• Rico Rhoney - Reply

    September 16, 2016 at 2:25 pm

    I love this ginger ale. My wife and mother-in-law introduced me to it some years ago. My mother-in-law operated a small convince store in Blenheim SC. This ginger ale has it’s own taste and kick that’s 2nd to none. As long as it’s on the market I will continue to drink it. Thanks.
    P.S. any coupons would be greatly appreciated .

  • Renee millwood - Reply

    September 16, 2016 at 6:27 pm

    I LOVE the pink cap one!!! Can you possible tell me where I can get it in the Greenwood/Laurens area?

  • Joe White - Reply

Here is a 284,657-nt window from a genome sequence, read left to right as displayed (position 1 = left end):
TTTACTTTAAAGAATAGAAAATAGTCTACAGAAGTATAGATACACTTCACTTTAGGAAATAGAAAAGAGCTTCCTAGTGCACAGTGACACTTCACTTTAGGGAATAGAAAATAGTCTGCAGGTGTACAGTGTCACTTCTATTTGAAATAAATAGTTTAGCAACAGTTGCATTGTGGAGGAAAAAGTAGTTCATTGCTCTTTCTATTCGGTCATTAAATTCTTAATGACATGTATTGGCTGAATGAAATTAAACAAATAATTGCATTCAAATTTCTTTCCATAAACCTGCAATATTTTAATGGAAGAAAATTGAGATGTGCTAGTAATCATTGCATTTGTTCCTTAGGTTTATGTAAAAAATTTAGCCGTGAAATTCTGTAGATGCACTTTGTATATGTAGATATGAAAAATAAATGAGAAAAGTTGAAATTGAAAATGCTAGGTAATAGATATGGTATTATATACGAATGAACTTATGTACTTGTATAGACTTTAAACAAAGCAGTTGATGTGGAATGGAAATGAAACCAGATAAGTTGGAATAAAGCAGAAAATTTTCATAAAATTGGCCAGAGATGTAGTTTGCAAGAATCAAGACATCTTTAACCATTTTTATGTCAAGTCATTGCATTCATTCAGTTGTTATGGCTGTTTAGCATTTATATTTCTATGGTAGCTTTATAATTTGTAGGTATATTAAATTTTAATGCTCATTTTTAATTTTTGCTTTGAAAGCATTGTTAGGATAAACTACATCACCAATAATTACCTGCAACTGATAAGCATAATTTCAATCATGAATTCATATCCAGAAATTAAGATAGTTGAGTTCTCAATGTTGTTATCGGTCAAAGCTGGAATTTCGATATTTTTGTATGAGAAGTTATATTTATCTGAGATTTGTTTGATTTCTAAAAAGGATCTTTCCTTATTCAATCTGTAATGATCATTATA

September 16, 2016 at 8:06 pm

    “Zesty” is a pretty mild description. It’s potent!

  • Lil Clark - Reply

    September 16, 2016 at 9:12 pm

    I love it, the first time I dranked the ginger ale I cough and ii took my breath away, but love, love the taste.

  • Edward Wallace - Reply

    September 17, 2016 at 1:17 am

    I love it when I can find it.

  • Jim - Reply

    September 29, 2016 at 3:48 pm

    I was working in the pressbox/guest suite at Darlington (SC) International Dragway many years ago and the owner of the International Hot Rod Association, Larry Carrier, had a small bar set up in the back for his customers/guests.
    One fellow, obviously a Yankee, picked up a bottle of the “hot,” and asked his host what it was.,
    Carrier said, “It’s a locally brewed ginger ale, and it’s pretty good.”
    The fellow asked, “Is it hot?”
    “Well,” Carrier said, “I”d put a little liquor in it to cut it, if I were you.”